The 'new' GLAAD, he said, will act "as the PR agency for the movement. The agency isn't putting their stamp on it, getting credit for everything. It's about the client. In the LGBT movement, with GLAAD acting in a similar capacity, it's about the issue, it's about the people, it's about the real stories. It's not about GLAAD. If we do it enough, news cycle after news cycle after news cycle, the culture changes, because people will have gotten to know us. I see in my role that the single biggest priority is changing things for LGBT people."

One of Graddick's most effective new programs is the Accountability Project, which he describes as a resource for news producers and show bookers who don't have time to research their anti-gay guests such as the Family Research Council's Tony Perkins or the National Organization for Marriage's Maggie Gallagher. Indeed, MSNBC's Chris Matthews went from essentially complimenting FRC's Perkins on one episode of Hardball to grilling him hard about gays more recently.

"My belief in doing this is to provide a very accurate account of who anti-gay activists really are and what they really believe, because it's one thing for somebody to go on TV and say, 'Oh, I think gay people shouldn't get married.' It's another thing when you realize that same person has said that gay people should be put in prison," Graddick told Frontiers. "They might have a moderate view of one thing, but if you dig a little deeper you find they have completely hideous views that dehumanize gays in a way that we haven't seen since World War II, at least in Western society."

Many people, including LGBT journalists, who heard over-the-top rhetoric during the Prop. 8 battle tended to slough it off as being so extreme, no one really believed it. But for Graddick, such language is itself very dangerous.

"When somebody says a minority group is going to lead to the 'down fall of society,' that's the kind of language that we've seen be incredibly pernicious in the past, as recently as 60-70 years ago in Western culture," he said, noting that in some places in Africa, such language is being used now. "That's really dangerous, dangerous language. So if NBC News or ABC News or CNN is going to be elevating the profile of people who hold these beliefs, they should at least let the audience know that they have those beliefs, because it speaks to their character broadly that they're dehumanizing other Americans in such a way. Americans know that gay or trans people shouldn't be put in jail simply because of who they are."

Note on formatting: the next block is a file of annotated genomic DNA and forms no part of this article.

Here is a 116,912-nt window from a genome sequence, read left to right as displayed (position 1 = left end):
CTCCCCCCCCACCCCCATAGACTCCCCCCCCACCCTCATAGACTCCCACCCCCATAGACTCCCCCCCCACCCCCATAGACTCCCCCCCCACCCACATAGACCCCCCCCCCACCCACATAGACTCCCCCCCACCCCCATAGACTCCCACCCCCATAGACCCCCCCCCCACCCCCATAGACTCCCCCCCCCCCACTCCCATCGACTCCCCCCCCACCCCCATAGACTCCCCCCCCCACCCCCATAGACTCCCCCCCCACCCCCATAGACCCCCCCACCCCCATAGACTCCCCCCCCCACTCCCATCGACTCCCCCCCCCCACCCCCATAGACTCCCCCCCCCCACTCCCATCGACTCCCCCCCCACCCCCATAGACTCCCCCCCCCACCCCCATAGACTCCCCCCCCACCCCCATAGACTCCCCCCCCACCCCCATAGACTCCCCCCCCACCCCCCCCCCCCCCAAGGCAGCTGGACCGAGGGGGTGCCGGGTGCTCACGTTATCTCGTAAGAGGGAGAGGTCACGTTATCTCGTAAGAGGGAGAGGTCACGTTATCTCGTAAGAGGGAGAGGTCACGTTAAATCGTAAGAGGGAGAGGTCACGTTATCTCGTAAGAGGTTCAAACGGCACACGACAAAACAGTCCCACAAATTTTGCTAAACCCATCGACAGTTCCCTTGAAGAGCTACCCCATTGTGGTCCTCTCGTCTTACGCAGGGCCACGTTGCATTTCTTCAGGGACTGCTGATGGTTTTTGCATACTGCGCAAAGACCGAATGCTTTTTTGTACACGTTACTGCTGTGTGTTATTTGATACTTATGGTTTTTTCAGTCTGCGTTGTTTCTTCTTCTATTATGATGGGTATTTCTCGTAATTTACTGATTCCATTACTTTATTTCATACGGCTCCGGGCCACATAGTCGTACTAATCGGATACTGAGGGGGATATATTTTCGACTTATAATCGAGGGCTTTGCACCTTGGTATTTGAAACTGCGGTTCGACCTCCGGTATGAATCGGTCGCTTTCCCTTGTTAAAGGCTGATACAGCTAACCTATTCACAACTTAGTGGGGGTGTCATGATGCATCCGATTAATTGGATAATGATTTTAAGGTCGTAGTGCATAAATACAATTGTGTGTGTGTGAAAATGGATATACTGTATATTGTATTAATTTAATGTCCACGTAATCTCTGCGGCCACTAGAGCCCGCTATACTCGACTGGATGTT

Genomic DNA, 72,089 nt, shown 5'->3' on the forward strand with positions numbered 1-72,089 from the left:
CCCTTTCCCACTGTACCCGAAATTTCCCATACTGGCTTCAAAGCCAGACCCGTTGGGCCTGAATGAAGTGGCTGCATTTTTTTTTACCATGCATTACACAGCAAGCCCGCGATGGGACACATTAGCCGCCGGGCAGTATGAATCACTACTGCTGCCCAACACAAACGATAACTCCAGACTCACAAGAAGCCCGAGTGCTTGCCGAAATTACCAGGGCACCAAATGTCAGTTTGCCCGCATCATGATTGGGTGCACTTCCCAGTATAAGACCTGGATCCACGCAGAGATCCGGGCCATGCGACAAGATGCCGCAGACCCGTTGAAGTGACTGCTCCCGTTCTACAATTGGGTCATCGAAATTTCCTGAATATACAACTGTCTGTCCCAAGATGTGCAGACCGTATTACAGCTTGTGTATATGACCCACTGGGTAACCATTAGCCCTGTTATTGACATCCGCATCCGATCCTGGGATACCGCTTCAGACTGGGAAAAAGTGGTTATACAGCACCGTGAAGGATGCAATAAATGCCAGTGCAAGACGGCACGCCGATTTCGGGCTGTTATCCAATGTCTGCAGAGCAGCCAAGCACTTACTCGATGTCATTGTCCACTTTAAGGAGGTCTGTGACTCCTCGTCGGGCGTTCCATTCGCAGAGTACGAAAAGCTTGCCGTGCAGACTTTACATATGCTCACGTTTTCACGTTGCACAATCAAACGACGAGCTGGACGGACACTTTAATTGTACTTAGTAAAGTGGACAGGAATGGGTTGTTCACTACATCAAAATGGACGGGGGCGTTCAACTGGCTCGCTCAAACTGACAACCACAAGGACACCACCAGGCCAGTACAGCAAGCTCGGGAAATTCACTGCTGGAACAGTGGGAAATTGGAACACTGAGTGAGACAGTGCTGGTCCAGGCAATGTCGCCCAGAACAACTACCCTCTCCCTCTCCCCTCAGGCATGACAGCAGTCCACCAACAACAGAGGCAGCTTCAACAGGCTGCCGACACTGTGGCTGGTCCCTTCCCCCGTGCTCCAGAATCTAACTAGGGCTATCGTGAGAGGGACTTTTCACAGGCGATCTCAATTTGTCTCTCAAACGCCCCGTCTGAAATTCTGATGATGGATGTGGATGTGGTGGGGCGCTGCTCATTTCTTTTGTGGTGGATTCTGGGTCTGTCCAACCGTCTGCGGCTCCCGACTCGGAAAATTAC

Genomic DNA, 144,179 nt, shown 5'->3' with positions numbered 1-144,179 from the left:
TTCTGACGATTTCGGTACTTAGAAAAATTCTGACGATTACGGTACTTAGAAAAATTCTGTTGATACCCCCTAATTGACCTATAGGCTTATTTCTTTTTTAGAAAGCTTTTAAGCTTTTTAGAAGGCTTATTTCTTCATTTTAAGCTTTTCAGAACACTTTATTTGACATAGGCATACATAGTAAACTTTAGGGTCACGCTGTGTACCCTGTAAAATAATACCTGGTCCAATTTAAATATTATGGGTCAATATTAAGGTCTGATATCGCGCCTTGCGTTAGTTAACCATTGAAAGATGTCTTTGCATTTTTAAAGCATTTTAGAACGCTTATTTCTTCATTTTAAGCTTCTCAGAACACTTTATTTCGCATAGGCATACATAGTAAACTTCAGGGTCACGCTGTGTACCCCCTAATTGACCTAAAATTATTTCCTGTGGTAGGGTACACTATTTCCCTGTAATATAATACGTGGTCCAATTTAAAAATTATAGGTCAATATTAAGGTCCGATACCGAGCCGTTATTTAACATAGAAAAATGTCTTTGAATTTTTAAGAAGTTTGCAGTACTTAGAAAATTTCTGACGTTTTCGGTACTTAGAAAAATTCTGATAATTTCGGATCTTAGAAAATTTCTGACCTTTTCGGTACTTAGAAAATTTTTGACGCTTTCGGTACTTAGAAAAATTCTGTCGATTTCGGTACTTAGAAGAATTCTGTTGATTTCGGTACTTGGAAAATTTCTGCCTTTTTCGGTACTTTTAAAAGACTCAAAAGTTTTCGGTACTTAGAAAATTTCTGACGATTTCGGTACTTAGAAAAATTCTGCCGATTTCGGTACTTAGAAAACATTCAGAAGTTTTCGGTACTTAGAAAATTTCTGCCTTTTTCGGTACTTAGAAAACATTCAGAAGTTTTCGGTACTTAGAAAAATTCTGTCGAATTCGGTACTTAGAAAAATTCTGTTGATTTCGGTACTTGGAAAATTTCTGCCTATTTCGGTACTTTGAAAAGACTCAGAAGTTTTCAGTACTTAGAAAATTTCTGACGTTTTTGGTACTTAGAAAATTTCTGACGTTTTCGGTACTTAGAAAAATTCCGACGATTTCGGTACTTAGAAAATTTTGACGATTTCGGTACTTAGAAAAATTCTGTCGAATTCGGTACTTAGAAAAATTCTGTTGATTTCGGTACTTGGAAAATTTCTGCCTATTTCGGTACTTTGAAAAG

One concern among journalists about the Accountability Project is the idea that it might look like gays are trying to censor anti-gay people or inhibit their First Amendment rights.

"The First Amendment doesn't guarantee someone the right to be on a TV show. So when people talk about GLAAD trying to prevent their First Amendment rights--no," Graddick said firmly. "News organizations have a responsibility of putting on people who are true experts on something, and frankly, hate is not an expert opinion. Hate doesn't make you an expert. And if you do book that person, you have to give the audience the totality of who they are. I think that's an obligation of journalists. The First Amendment protects an individual against the government legislating their silence. GLAAD exists because we, as Americans, have the right to say anything we want, and therefore groups like GLAAD can point out when the things people are saying are lies. So the notion that people can just go around speaking defamatory statements about LGBT people--and that LGBT people are going to sit silent about that--is utter nonsense. We should stick up for ourselves. This organization is about not sitting back and letting people pepper other people with lies about LGBT people."

GLAAD got some pushback when it called for CNN political analyst Roland Martin to be fired after he tweeted what was perceived as not only anti-gay comments during the Super Bowl game but comments that could incite violence.

"CNN is the most respected news organization in the world by some measures, and if their top election desk analyst--regardless if it's Roland Martin or Wolf Blitzer or John King--were to say 'I'm going to whip the shit out of the guy in the pink suit,' every 15-year-old in America knows what 'beat up the guy in the pink suit' means. That person does not deserve to be in such an exalted position if he doesn't have more consciousness over the impact of his words," Graddick said. "During the most highly charged testosterone event of the year--the Super Bowl--Roland Martin was tweeting to almost 100,000 people that if there were a guy in your Super Bowl party who liked the David Beckham underwear ad, then he should essentially be the subject of violence."